Pelizzon: Implant technology is really quite comparable among all of the manufacturers. I think folks that are providing individual sterile packages, even if the products are similar to each other, the delivery and the service is an opportunity. With sterile packs, reps take out what they need and then instruments are disposed. I believe that is going to transform how we do business.
 

ORTHOKNOW: You finance instrument sets. How will that impact your business model if more companies adopt sterile packaged instruments?

Pelizzon: Our contract manufacturing will have to think about getting involved in packaging, more so than we are now. Also, in terms of the financing business, I don’t think it will have any impact. I think it will make us more attractive.
 

ORTHOKNOW: How does the ability to work on both sides of the industry—with OEMs and suppliers—help you in making decisions?

Pelizzon: First of all, our contract manufacturers have rigid confidentiality standards; we don’t share what goes on between customers. I do see both sides. I sit on boards for several OEMs.

On one side I see OEMs pushing for reduction of cost. On the other side, I see the contract manufacturer struggle with pricing pressure. Also the increased cost of finding employees; we have escalating healthcare costs.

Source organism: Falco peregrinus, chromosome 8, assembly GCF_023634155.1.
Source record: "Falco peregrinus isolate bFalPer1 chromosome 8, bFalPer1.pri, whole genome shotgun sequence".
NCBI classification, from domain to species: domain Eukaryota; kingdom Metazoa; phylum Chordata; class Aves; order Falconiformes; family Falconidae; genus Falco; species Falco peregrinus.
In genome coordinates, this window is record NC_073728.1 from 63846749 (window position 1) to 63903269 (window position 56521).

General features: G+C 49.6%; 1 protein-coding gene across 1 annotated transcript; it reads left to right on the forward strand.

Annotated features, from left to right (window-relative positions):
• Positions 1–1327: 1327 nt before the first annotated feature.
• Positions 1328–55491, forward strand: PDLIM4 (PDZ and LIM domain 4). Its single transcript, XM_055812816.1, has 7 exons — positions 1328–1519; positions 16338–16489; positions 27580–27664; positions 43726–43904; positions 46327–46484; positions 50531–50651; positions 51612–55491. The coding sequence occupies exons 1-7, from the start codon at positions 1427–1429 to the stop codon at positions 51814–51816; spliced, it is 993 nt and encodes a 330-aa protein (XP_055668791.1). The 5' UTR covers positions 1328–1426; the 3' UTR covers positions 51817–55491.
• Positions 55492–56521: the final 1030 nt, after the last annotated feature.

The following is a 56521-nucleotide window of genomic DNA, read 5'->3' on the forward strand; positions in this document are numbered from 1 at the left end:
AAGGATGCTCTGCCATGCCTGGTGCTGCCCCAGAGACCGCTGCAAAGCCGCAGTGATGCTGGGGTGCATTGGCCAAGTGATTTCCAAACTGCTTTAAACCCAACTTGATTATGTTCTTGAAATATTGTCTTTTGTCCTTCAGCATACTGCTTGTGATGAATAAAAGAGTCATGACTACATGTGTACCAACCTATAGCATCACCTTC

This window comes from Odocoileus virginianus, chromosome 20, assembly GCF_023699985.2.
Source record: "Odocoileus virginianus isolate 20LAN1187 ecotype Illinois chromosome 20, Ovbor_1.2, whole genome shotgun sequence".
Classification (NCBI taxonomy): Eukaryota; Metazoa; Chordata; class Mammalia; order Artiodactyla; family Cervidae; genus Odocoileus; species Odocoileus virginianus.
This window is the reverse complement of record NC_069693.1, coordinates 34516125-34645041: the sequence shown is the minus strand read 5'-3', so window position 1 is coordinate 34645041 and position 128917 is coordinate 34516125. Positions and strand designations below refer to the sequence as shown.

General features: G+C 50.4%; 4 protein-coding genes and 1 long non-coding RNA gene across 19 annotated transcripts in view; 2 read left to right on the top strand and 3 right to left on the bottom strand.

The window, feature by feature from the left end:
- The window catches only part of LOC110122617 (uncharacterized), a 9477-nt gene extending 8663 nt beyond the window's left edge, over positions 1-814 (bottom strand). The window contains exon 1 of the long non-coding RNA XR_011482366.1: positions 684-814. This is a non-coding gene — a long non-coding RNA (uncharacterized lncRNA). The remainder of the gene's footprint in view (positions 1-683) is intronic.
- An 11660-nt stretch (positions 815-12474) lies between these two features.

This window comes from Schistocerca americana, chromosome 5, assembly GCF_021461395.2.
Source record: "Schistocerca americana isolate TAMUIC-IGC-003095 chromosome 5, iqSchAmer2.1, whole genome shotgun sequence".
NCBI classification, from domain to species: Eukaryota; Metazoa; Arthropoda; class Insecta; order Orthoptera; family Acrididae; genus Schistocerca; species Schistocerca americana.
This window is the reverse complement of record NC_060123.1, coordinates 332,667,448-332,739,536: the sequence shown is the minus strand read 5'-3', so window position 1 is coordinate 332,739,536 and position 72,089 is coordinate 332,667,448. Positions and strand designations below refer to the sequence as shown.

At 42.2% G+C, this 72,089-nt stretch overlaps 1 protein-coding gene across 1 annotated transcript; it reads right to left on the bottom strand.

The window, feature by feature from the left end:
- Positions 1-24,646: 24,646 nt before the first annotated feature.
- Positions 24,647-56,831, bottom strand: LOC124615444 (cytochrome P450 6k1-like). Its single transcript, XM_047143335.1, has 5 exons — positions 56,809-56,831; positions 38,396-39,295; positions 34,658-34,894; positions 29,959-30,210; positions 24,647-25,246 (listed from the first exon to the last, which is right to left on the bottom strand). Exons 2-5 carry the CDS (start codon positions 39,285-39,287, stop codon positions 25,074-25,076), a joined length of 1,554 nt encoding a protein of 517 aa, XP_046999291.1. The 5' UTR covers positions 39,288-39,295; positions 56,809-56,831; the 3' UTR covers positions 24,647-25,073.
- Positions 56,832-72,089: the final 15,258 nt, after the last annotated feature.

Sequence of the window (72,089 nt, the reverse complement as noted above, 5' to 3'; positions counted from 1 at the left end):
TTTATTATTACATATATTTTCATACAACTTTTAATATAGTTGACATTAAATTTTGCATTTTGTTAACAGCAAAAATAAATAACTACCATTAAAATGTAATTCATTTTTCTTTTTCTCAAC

It’s helpful in understanding what is doable and not doable. For the OEM companies on whose boards I sit, I tell them that you’re going to create a race to the bottom with your suppliers. A good supplier isn’t going to stay with a customer like that.
 

ORTHOKNOW: In saying that, what has surprised you about the orthopaedic industry?

Pelizzon: I was surprised that for the most part it’s a purchase-order world. There’s little contracting. I think contracts would be great, because they would help the suppliers schedule manufacturing more efficiently. At the same time, it would force the customers to order more efficiently.

It’s incredible to me that I see purchasing practices appear to be more in line with the individual buyers—it may benefit the buyer, but it doesn’t ultimately benefit their company.

For example, I’ve approached customers and said, ‘You bought the same pair of clamps for X years, but you put in orders that are inefficient order sizes.’ Instead of ordering 25 at a time, they’ll piecemeal these orders. We would serve them better if we had a contractual relationship and knew that they would buy a certain quantity. Some of the buying practices are really inefficient.
 

ORTHOKNOW: How do you recommend that OEMs overcome these purchasing inefficiencies?

Pelizzon: Get out of this mindset that purchase orders are a good way to go. OEMs need to make sure that the way they incentivize their people is aligned with the financial objectives of the company. It seems ridiculous that they’re trying to cut costs, but they order sporadically.
 

ORTHKNOW: What is the greatest barrier to success in the orthopaedic industry today?

Pelizzon: For the smaller companies, it’s lack of capital. A lot of great ideas never make it because of capital constraints and the increasing cost of getting product to market.

The world is more complex than it was ten, even five years ago.